Choosing the Right Employee Evaluation: 360, 270, or 180

April 26, 2017

Have you had a 360 employee evaluation yet?

These employee evaluations are widely considered to be a more holistic view of someone’s behavior at work than traditional performance reviews, but they may not be right for every single person in your organization.

A recent survey of human resource professionals revealed that 80% of HR departments are either planning to switch to 360 employee evaluations or have already done so.

This means, even if you haven’t done a 360 yet, you’ll probably be involved in one soon.

That said, it’s important to carefully considering each employee’s unique situation you can choose between a 360 review or one of its slightly smaller counterparts: a 180 review or a 270 review.

Here’s how to make the right choice for you and your employees.

Distinctions Between 360, 270, and 180 Employee Evaluations

Imagine a clock with an employee standing in the center.

A 360 employee evaluation is like making a full rotation around the clock face and stopping to ask questions at the 12 o’clock, 3 o’clock, 6 o’clock, and 9 o’clock positions.


By the time a full circuit is done, the employee will have feedback from subordinates, peers and colleagues, supervisors, and themselves. Some firms even include insight from external sources, such as customers or suppliers, if an employee interacts with them regularly.

However, some employees may not benefit from stopping at every single point on our imaginary assessment clock.

If, for example, someone doesn’t directly supervise employees, there won’t be any subordinates to survey. You might also have executives that don’t have supervisors who need to contribute feedback.

Both of these employees would have a 270 employee evaluation; their assessment would skip one stop on the clock face.


Finally, a 180 review incorporates just two sources of feedback, or just two spots on the review circuit.

These two sources might be the employee and their direct supervisor, or in the case of a manager it might be their feedback combined with a collection of surveys from all of the employees they manage.

When a 360 Employee Evaluation May Not Be the Best Choice

There are enormous benefits to running a 360 employee evaluation with your employees. It’s hard to beat the complete spectrum of insights that these assessments provide, and they’ve been shown to improve professional development and employee satisfaction.

But there are times when a smaller range of feedback may actually be more beneficial, as well as situations when the a true 360 just isn’t possible.

New Employees and the Old Guard

In their article, “Patterns of Rater Accuracy in 360-Degree Feedback,” Robert Eichinger and Michael Lombardo indicate that people’s accuracy in rating other employees is directly related to how long they have known the person being rated.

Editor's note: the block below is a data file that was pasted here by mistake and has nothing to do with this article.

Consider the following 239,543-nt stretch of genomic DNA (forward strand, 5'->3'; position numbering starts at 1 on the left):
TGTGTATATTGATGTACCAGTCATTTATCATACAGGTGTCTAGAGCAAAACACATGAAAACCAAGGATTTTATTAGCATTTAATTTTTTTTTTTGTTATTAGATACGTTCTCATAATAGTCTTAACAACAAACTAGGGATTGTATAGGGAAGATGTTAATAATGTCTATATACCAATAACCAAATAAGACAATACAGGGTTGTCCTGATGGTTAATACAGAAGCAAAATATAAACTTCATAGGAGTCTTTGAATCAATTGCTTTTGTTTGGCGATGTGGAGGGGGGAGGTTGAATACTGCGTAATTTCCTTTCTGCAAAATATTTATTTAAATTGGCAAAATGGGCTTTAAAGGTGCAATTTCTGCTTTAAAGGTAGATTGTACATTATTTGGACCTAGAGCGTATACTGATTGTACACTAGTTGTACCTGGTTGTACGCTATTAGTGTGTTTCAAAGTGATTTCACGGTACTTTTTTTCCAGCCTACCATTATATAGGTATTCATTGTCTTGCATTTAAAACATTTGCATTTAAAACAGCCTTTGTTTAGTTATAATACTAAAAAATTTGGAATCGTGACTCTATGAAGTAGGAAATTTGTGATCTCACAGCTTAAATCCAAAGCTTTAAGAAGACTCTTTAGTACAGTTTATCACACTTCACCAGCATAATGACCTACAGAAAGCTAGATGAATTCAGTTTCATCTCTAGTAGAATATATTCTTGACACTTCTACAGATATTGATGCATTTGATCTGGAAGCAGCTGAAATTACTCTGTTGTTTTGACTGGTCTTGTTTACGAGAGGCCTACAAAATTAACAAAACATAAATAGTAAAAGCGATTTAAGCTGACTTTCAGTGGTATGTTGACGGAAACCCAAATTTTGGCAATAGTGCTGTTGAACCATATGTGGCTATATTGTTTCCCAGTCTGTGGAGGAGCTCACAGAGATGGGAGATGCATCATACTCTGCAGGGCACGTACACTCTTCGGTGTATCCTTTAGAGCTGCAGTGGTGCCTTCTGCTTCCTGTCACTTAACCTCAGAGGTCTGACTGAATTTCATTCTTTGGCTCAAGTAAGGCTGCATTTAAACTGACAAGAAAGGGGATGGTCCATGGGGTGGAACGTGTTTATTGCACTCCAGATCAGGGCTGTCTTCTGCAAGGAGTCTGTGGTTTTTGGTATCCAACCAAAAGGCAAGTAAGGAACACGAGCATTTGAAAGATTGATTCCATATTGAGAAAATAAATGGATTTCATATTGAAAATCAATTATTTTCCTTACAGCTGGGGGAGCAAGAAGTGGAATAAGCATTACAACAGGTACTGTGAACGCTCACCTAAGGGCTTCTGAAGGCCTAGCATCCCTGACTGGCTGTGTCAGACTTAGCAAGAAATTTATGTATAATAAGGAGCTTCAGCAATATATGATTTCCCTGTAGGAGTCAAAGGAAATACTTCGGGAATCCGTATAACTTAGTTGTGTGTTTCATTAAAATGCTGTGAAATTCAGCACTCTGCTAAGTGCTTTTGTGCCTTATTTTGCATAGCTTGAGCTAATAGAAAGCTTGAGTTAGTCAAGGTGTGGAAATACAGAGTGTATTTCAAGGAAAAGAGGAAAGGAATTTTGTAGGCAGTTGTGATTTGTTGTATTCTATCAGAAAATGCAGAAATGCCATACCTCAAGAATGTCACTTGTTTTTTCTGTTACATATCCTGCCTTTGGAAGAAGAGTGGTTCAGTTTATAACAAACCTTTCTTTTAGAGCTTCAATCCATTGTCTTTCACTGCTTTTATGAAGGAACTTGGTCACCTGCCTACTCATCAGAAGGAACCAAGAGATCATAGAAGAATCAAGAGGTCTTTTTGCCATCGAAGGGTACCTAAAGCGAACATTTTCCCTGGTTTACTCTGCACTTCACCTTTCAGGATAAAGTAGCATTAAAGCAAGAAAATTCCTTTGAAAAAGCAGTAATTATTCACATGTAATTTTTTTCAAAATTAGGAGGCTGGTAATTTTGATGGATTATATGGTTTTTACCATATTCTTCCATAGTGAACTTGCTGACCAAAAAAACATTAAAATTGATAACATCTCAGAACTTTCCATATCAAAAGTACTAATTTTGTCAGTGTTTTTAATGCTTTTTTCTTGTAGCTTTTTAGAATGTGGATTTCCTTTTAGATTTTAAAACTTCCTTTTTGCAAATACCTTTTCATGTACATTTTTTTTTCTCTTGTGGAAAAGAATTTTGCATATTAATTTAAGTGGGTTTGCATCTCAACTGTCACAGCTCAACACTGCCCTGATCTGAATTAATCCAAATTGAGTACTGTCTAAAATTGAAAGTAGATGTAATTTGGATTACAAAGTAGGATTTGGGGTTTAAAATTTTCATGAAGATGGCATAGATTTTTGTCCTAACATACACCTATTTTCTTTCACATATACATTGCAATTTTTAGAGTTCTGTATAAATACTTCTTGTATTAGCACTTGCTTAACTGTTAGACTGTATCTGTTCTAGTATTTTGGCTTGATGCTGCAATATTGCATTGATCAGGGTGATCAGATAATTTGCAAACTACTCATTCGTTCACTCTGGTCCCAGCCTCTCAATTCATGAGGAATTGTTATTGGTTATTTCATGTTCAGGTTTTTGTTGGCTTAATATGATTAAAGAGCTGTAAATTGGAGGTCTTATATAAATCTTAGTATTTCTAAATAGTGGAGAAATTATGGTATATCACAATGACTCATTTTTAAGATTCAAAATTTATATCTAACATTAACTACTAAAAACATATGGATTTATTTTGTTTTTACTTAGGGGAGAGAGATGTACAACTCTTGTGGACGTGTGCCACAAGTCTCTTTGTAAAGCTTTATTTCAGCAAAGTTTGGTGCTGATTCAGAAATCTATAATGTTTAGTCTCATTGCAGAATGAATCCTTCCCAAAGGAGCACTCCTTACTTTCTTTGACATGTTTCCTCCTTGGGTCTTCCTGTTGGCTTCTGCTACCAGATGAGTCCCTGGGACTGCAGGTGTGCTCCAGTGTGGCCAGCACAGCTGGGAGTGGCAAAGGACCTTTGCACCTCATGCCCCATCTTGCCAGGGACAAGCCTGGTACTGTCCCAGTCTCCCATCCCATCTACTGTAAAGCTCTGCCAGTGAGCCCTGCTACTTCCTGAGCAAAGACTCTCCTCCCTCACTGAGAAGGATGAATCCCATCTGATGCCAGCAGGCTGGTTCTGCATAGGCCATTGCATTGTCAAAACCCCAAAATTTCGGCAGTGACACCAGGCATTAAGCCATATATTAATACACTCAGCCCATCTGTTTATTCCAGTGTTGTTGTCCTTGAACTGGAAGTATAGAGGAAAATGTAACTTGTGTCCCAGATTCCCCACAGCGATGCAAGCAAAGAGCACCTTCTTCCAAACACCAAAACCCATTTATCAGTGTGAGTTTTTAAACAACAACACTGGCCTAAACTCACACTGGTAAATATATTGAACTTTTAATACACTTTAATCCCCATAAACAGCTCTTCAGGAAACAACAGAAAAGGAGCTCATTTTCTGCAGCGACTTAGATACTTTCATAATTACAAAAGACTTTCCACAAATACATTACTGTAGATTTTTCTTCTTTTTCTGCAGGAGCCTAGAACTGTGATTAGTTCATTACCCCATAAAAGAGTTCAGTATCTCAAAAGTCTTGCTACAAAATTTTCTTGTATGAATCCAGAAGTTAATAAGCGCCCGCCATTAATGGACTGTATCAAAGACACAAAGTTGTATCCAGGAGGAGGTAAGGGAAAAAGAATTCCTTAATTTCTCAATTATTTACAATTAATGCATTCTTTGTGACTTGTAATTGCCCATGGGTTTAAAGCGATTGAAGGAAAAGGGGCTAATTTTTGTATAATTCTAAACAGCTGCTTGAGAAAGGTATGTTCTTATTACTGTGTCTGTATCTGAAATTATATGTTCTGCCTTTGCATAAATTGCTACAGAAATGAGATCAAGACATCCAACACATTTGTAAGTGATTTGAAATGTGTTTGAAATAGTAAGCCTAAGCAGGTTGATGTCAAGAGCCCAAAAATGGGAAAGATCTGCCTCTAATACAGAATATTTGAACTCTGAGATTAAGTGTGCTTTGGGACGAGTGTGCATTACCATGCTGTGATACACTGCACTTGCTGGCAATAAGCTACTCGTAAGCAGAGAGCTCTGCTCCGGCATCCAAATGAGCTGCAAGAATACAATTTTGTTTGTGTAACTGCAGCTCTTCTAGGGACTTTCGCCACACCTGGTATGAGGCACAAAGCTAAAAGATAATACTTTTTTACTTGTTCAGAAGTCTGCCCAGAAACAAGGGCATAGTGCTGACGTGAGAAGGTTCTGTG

Here’s the total breakdown of their findings, ranked from the most accurate to the least:

  1. Rater has known the subject one to three years.
  2. Rater has known the subject for less than one year.
  3. Rater has known the subject for three to five years.
  4. Rater has known the subject for more than five years.

Essentially, for someone to give really good feedback on a peer, colleague, subordinate, or manager’s performance, they need to have known them long enough to form a good impression, but not so long that they begin to generalize behavior.

Over time raters develop an expectation of how long-time co-workers behave, and their 360 survey responses become more likely to reflect that expectation rather than real performance.

For long-time employees and brand new hires, you might want to choose a 180 review instead of a true 360.

Employees Who Are Missing a 360 Feedback Group

As I mentioned before, some employees’ work situations don’t lend themselves to a full 360 assessment.

Those employees who don’t supervise others will only have three groups – supervisor, peers/colleagues, themselves – in their feedback loop. They’re getting a 270 review.

Similarly, entry-level workers or those in small teams may not have true peers or colleagues who can supply meaningful insight into their performance.

These employees may benefit from a 180 review, which will help the identify and rectify any discrepancies between their view of their performance and their manager’s view.

Ultimately, it’s managers of teams who tend to get the most of a full 360 assessment since they are able to collect feedback from each point on the circuit.

Choosing a Flexible 360 Employee Evaluation Tool

Some teams opt for 270 or 180 reviews not because they’re the right fit for their situation but because they’re a less expensive option.

Our hope is that you’ll choose the assessment style that works for your organization so you can drive employee improvement and retention. That’s why we’ve made our 360 Review Package so cost effective.

It’s also extremely flexible. You can easily run 180, 270, or full 360 reviews inside the software by adjusting your question set or the variety of respondents you contact for feedback.

Whether you choose our package or another one, be sure to find a tool that works for your organization.

Your employees – and your survey results – will thank you.

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